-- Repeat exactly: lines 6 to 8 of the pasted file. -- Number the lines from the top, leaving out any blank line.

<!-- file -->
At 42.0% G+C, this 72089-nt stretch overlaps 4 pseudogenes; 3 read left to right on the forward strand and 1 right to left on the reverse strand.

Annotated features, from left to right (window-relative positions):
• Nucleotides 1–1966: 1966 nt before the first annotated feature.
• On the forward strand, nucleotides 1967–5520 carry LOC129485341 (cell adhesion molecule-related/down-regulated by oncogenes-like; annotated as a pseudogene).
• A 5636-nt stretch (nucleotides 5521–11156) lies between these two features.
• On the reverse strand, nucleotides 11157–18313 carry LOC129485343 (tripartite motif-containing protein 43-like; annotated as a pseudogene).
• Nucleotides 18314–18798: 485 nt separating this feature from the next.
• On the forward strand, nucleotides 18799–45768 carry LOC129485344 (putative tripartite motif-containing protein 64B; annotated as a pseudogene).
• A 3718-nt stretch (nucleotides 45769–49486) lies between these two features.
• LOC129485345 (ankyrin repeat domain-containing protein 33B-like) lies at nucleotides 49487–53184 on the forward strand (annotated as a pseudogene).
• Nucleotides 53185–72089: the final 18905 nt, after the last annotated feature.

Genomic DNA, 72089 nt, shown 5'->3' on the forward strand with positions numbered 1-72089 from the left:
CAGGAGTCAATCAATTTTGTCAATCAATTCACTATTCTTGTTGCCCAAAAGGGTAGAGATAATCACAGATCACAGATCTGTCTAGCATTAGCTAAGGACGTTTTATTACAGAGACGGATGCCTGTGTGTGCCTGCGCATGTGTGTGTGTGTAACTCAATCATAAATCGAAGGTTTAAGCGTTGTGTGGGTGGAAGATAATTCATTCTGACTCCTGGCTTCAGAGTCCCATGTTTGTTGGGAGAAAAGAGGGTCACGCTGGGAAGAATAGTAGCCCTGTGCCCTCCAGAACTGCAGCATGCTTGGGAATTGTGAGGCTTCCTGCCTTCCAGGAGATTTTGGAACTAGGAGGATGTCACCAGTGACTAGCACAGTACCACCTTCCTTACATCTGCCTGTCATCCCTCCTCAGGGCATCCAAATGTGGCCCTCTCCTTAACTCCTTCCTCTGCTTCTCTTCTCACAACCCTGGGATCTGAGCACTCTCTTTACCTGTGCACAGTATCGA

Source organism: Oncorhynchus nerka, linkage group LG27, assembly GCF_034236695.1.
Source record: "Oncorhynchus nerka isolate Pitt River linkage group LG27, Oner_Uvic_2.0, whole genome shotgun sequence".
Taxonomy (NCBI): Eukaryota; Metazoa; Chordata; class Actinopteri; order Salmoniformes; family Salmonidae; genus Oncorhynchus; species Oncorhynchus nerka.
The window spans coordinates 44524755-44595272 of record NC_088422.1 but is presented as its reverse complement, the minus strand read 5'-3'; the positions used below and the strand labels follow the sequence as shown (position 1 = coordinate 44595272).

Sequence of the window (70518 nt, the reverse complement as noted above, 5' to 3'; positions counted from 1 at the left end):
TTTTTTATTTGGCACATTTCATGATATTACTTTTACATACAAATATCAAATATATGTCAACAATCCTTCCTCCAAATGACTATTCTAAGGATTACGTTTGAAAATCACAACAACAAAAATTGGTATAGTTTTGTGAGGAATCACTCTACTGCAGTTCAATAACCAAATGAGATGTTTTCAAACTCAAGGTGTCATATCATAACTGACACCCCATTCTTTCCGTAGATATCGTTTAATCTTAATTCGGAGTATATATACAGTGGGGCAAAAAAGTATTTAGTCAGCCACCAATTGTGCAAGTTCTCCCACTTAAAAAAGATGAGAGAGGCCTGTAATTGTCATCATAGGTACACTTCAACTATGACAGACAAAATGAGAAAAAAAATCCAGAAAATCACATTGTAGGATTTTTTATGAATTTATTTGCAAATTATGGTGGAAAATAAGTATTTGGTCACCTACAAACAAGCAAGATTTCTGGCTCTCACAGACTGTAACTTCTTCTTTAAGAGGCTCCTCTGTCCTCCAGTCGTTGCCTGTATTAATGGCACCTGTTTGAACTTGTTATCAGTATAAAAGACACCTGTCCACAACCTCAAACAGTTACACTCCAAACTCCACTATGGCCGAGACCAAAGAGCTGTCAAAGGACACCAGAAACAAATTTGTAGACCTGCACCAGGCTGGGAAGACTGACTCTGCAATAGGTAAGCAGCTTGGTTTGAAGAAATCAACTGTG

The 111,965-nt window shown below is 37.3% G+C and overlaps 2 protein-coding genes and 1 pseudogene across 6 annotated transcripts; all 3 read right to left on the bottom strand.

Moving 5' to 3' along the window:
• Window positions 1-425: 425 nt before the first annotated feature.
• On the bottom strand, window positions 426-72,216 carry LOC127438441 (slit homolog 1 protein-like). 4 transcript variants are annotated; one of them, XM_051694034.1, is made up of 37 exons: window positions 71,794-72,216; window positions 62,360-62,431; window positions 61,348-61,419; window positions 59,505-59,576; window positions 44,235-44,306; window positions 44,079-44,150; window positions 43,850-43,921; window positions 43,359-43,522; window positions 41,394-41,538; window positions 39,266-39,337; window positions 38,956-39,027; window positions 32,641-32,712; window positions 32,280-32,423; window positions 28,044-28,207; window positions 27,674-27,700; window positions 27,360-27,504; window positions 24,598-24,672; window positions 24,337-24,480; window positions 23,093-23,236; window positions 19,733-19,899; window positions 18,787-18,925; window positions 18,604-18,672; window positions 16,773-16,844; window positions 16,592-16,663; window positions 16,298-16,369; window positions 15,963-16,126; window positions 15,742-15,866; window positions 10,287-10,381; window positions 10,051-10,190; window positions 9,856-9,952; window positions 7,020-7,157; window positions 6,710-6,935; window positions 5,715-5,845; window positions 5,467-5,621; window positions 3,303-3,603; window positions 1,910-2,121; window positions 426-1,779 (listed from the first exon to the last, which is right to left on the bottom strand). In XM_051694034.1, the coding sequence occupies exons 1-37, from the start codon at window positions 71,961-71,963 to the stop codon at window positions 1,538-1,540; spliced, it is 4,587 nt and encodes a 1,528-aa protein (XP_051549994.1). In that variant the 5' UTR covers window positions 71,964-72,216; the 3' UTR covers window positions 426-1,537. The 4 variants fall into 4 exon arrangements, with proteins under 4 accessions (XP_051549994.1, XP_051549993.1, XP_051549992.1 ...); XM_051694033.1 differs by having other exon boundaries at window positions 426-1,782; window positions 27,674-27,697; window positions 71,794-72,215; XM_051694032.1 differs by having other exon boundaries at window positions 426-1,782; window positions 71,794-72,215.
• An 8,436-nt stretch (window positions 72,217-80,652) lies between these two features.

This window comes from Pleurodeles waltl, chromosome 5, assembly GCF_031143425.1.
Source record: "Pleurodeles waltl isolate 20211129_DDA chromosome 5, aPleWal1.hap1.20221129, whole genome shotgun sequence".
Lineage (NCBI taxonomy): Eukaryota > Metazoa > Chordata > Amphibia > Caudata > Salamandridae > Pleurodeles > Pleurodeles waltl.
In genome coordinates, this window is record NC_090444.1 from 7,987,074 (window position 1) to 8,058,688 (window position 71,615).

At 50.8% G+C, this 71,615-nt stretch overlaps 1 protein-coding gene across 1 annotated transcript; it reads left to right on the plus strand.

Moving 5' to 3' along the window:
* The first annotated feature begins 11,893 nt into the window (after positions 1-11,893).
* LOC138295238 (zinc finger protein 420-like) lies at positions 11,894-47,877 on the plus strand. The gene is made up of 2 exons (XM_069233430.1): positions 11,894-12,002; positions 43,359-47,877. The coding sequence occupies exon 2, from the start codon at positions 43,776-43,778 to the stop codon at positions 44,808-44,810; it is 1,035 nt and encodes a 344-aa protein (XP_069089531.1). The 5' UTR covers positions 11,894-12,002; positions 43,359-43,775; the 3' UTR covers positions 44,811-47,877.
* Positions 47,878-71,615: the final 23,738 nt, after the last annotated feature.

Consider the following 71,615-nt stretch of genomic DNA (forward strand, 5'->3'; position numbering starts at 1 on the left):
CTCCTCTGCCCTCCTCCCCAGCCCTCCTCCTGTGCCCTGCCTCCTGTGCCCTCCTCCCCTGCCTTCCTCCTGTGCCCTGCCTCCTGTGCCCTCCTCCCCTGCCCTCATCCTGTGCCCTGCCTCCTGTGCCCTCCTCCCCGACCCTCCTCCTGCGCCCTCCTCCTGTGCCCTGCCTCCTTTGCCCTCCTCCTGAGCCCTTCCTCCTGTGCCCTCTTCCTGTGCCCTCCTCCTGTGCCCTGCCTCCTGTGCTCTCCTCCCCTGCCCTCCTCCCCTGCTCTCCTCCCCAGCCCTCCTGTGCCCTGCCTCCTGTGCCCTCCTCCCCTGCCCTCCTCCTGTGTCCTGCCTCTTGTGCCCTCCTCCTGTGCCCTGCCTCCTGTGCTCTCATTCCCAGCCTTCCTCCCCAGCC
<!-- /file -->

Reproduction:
• On the reverse strand, nucleotides 11157–18313 carry LOC129485343 (tripartite motif-containing protein 43-like; annotated as a pseudogene).
• Nucleotides 18314–18798: 485 nt separating this feature from the next.
• On the forward strand, nucleotides 18799–45768 carry LOC129485344 (putative tripartite motif-containing protein 64B; annotated as a pseudogene).